We’d both been interested in Ghanaian music since college, maybe even before that. We studied Ghanaian percussion music with this teacher at the New England Conservatory. Ben had been to Ghana once with his brother and a friend of theirs. We went together five years later. We did a lot of studying. The primary person that we connected to and worked with a lot was Aaron Bebe Sukura. He plays the gyil. We found both his playing and his ability to break down the music and help us understand the patterns within it were great and powerful for us.
We wrote some songs based on what we were learning from him and recorded them as an EP. [Bawa.] Five years after that, 2019, we decided to go back to Ghana. The reason that we wanted to go back was that Colter Harper, who was a professor at the University of Ghana, who is American, was going to be back in Ghana on a Fulbright to build a studio for the students. He said we should come back, that we could stay with him and study with Aaron again.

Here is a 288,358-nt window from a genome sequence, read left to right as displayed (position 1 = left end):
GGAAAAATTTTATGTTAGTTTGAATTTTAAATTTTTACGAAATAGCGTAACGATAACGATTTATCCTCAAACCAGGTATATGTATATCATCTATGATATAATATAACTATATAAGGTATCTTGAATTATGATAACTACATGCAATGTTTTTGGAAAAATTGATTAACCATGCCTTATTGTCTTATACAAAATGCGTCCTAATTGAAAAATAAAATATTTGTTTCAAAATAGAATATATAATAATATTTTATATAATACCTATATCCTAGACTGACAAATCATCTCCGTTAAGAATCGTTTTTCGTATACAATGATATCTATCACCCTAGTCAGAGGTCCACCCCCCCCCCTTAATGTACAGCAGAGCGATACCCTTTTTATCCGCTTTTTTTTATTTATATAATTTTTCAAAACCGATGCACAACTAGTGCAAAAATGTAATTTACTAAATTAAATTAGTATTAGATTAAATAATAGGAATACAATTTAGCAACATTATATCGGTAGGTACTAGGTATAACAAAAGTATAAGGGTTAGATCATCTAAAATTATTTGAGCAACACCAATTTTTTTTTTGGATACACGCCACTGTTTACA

We decided to do it and to make a full-length record this time. We brought some recording gear, but no songs were written. We were going to be there for a month, so we decided we’d write and record it all in that month.
Benjamin Lazar Davis: Two-and-a-half or three months later, we had the final masters. It was so exciting to have that momentum sweep over us.
Kearney: It’s pretty unique for the way that both of us usually work. Most records that I work on take a couple of years: Collecting compositions, changing them, recording them. This was an opportunity for us to make a really focused project. We had certain components and made the best thing we possibly could in that time.
What’s different about the music of Ghana and what was attractive about it for both of you?
Davis: The music that we were excited about involve these cells of repetitive patterns with only five notes. There’s no IV note. To me, the IV note is one of the most emotional things that exists in music. The fact that there’s no IV note on the gyil means that when you put that chord under it or over it, there’s a change in the way that it feels. It reminds me of fiddle music. A lot of that music is pentatonic as well.